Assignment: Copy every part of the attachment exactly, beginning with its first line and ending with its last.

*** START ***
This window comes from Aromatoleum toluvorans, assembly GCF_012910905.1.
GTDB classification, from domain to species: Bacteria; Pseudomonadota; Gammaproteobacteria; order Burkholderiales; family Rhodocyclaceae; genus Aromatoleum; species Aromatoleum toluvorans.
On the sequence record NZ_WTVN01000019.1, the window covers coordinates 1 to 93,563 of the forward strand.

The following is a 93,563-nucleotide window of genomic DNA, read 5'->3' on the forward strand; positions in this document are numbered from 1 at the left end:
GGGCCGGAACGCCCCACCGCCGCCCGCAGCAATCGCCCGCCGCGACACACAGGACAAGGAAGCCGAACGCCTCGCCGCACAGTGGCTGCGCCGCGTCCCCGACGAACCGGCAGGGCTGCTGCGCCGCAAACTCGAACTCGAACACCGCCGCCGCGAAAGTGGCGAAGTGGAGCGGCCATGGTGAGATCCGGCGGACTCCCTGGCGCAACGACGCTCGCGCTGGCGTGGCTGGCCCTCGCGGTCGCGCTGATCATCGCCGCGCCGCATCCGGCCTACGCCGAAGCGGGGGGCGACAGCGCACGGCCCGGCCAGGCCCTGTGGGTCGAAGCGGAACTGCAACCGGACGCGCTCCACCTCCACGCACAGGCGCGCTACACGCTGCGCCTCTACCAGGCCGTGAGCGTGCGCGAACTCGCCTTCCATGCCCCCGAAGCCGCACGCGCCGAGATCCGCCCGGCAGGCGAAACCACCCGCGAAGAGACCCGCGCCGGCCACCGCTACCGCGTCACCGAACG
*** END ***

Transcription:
This window comes from Aromatoleum toluvorans, assembly GCF_012910905.1.
GTDB classification, from domain to species: Bacteria; Pseudomonadota; Gammaproteobacteria; order Burkholderiales; family Rhodocyclaceae; genus Aromatoleum; species Aromatoleum toluvorans.
On the sequence record NZ_WTVN01000019.1, the window covers coordinates 1 to 93,563 of the forward strand.

The following is a 93,563-nucleotide window of genomic DNA, read 5'->3' on the forward strand; positions in this document are numbered from 1 at the left end:
GGGCCGGAACGCCCCACCGCCGCCCGCAGCAATCGCCCGCCGCGACACACAGGACAAGGAAGCCGAACGCCTCGCCGCACAGTGGCTGCGCCGCGTCCCCGACGAACCGGCAGGGCTGCTGCGCCGCAAACTCGAACTCGAACACCGCCGCCGCGAAAGTGGCGAAGTGGAGCGGCCATGGTGAGATCCGGCGGACTCCCTGGCGCAACGACGCTCGCGCTGGCGTGGCTGGCCCTCGCGGTCGCGCTGATCATCGCCGCGCCGCATCCGGCCTACGCCGAAGCGGGGGGCGACAGCGCACGGCCCGGCCAGGCCCTGTGGGTCGAAGCGGAACTGCAACCGGACGCGCTCCACCTCCACGCACAGGCGCGCTACACGCTGCGCCTCTACCAGGCCGTGAGCGTGCGCGAACTCGCCTTCCATGCCCCCGAAGCCGCACGCGCCGAGATCCGCCCGGCAGGCGAAACCACCCGCGAAGAGACCCGCGCCGGCCACCGCTACCGCGTCACCGAACG